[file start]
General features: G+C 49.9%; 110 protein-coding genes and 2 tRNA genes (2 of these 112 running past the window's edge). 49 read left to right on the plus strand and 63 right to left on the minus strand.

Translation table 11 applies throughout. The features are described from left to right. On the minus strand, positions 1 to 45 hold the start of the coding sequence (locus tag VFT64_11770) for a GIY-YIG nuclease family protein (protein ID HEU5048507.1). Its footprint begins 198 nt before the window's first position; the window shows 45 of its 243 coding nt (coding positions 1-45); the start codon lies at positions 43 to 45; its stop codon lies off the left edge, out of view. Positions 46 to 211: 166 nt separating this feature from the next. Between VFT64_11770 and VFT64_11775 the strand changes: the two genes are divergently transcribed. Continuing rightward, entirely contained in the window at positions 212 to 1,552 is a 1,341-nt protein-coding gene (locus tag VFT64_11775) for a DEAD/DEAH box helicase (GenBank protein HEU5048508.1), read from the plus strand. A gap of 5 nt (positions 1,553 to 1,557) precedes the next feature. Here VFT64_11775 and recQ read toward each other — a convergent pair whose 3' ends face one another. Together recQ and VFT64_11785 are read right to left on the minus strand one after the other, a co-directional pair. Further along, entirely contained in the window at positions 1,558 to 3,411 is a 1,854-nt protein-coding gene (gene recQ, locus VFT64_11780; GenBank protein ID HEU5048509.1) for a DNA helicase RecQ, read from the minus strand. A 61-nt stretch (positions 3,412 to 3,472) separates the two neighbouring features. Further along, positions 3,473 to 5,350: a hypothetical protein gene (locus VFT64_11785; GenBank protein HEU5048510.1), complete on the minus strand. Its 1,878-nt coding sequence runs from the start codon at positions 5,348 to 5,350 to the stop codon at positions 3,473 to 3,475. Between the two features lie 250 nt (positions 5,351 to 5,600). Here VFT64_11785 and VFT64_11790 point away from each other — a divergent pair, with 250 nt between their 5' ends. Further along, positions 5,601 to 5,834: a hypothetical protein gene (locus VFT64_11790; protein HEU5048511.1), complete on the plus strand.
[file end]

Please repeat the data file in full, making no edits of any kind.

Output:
General features: G+C 49.9%; 110 protein-coding genes and 2 tRNA genes (2 of these 112 running past the window's edge). 49 read left to right on the plus strand and 63 right to left on the minus strand.

Translation table 11 applies throughout. The features are described from left to right. On the minus strand, positions 1 to 45 hold the start of the coding sequence (locus tag VFT64_11770) for a GIY-YIG nuclease family protein (protein ID HEU5048507.1). Its footprint begins 198 nt before the window's first position; the window shows 45 of its 243 coding nt (coding positions 1-45); the start codon lies at positions 43 to 45; its stop codon lies off the left edge, out of view. Positions 46 to 211: 166 nt separating this feature from the next. Between VFT64_11770 and VFT64_11775 the strand changes: the two genes are divergently transcribed. Continuing rightward, entirely contained in the window at positions 212 to 1,552 is a 1,341-nt protein-coding gene (locus tag VFT64_11775) for a DEAD/DEAH box helicase (GenBank protein HEU5048508.1), read from the plus strand. A gap of 5 nt (positions 1,553 to 1,557) precedes the next feature. Here VFT64_11775 and recQ read toward each other — a convergent pair whose 3' ends face one another. Together recQ and VFT64_11785 are read right to left on the minus strand one after the other, a co-directional pair. Further along, entirely contained in the window at positions 1,558 to 3,411 is a 1,854-nt protein-coding gene (gene recQ, locus VFT64_11780; GenBank protein ID HEU5048509.1) for a DNA helicase RecQ, read from the minus strand. A 61-nt stretch (positions 3,412 to 3,472) separates the two neighbouring features. Further along, positions 3,473 to 5,350: a hypothetical protein gene (locus VFT64_11785; GenBank protein HEU5048510.1), complete on the minus strand. Its 1,878-nt coding sequence runs from the start codon at positions 5,348 to 5,350 to the stop codon at positions 3,473 to 3,475. Between the two features lie 250 nt (positions 5,351 to 5,600). Here VFT64_11785 and VFT64_11790 point away from each other — a divergent pair, with 250 nt between their 5' ends. Further along, positions 5,601 to 5,834: a hypothetical protein gene (locus VFT64_11790; protein HEU5048511.1), complete on the plus strand.